CEOs willing to give up tax breaks - if the rate is right

A group of CEOs is launching a two-week lobbying and media blitz on corporate taxes, keyed to the fact that on April 1, Japan will officially lower its corporate tax rate.

Michael Bonfigli/The Christian Science Monitor
Business Roundtable President John Engler speaks at a Monitor-hosted breakfast in Washington, D.C. on Thursday.

America’s top executives are willing to “be very creative and to be very courageous” in giving up corporate tax breaks, if in return the rate that companies have to pay on their income is “low enough to justify it,” says John Engler, president of the Business Roundtable, a group of chief executive officers at the largest US corporations.

The Business Roundtable has launched a two-week lobbying and media blitz on corporate taxes, keyed to the fact that on April 1, Japan will officially lower its corporate tax rate. At that point, the United States will become the country with the highest statutory tax rate among developed countries.

Business Roundtable member companies employ 14 million workers and produce $6 trillion in annual revenues.

In February, President Obama proposed cutting the corporate tax rate from its current 35 percent to 28 percent. The administration also proposed trimming corporate deductions and offered an even lower effective rate to manufacturers.

“The president, by putting the 28 percent rate on the table as part of what they call a framework, made a helpful contribution to this whole debate," Mr. Engler said at a Monitor-hosted breakfast for reporters on Thursday. But, he added, "We don’t think that goes low enough.”

On the Republican side, former Massachusetts Gov. Mitt Romney has proposed a 25 percent corporate tax rate, while former House Speaker Newt Gingrich favors reducing the rate to 12.5 percent. Former Pennsylvania Sen. Rick Santorum has called for cutting the rate in half and exempting manufacturers.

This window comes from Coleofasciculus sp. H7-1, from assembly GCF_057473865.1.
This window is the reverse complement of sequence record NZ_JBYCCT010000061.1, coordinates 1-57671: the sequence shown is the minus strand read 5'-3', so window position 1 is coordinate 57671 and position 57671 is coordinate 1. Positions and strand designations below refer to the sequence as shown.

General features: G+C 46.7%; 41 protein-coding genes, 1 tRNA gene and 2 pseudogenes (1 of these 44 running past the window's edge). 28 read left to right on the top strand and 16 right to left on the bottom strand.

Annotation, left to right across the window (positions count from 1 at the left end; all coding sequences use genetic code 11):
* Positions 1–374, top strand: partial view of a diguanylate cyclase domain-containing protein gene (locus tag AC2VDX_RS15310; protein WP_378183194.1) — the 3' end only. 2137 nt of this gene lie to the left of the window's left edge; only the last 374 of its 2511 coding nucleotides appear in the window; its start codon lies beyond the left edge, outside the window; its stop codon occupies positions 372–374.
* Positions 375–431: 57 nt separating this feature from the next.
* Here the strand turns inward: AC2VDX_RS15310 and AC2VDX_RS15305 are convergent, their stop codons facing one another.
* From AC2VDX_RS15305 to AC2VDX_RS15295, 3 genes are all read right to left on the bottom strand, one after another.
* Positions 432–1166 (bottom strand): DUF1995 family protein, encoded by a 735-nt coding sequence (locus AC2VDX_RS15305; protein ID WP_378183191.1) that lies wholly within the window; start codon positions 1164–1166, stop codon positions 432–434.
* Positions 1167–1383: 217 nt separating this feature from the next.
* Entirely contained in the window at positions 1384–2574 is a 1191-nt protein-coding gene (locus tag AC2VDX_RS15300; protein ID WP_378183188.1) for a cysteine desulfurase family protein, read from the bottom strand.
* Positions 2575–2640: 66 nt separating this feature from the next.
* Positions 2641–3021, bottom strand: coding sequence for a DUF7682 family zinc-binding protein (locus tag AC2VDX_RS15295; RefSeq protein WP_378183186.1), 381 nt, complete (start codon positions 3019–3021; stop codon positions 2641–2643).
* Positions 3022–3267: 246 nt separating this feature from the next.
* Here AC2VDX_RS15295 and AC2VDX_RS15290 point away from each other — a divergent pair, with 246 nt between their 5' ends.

Critics note that few companies actually pay the statutory federal tax rate, relying on aggressive tax planning to bring down their payments. But even looking at effective tax rates, the Business Roundtable argues that US-based companies faced a higher effective tax rate between 2006 and 2009 than did companies based in 53 of 58 other countries.    

As a practical matter, an overhaul of the corporate tax is a complex and controversial matter, and Congress is unlikely to attempt it until after the November elections.

Engler, the former governor of Michigan, argues that as a result of high corporate taxes, “we are getting beat on all over the world” in the competition to land new jobs. Pushing the issue now makes sense, he says, because "we need to keep the profile of the issue up so that it is understood.”

The average corporate tax rate among other countries in the Organization for Economic Cooperation and Development (OECD) was 25.1 percent in 2011.  Even matching that rate would not be a panacea, Engler says. 

“If you suddenly dropped the tax rate to 25 [percent], you are only getting to average. That by itself isn’t a clear winner," he says. "But it is a huge part of a bigger puzzle. And if you never change it, I think you retain a vulnerability which increasingly hurts you over time.”

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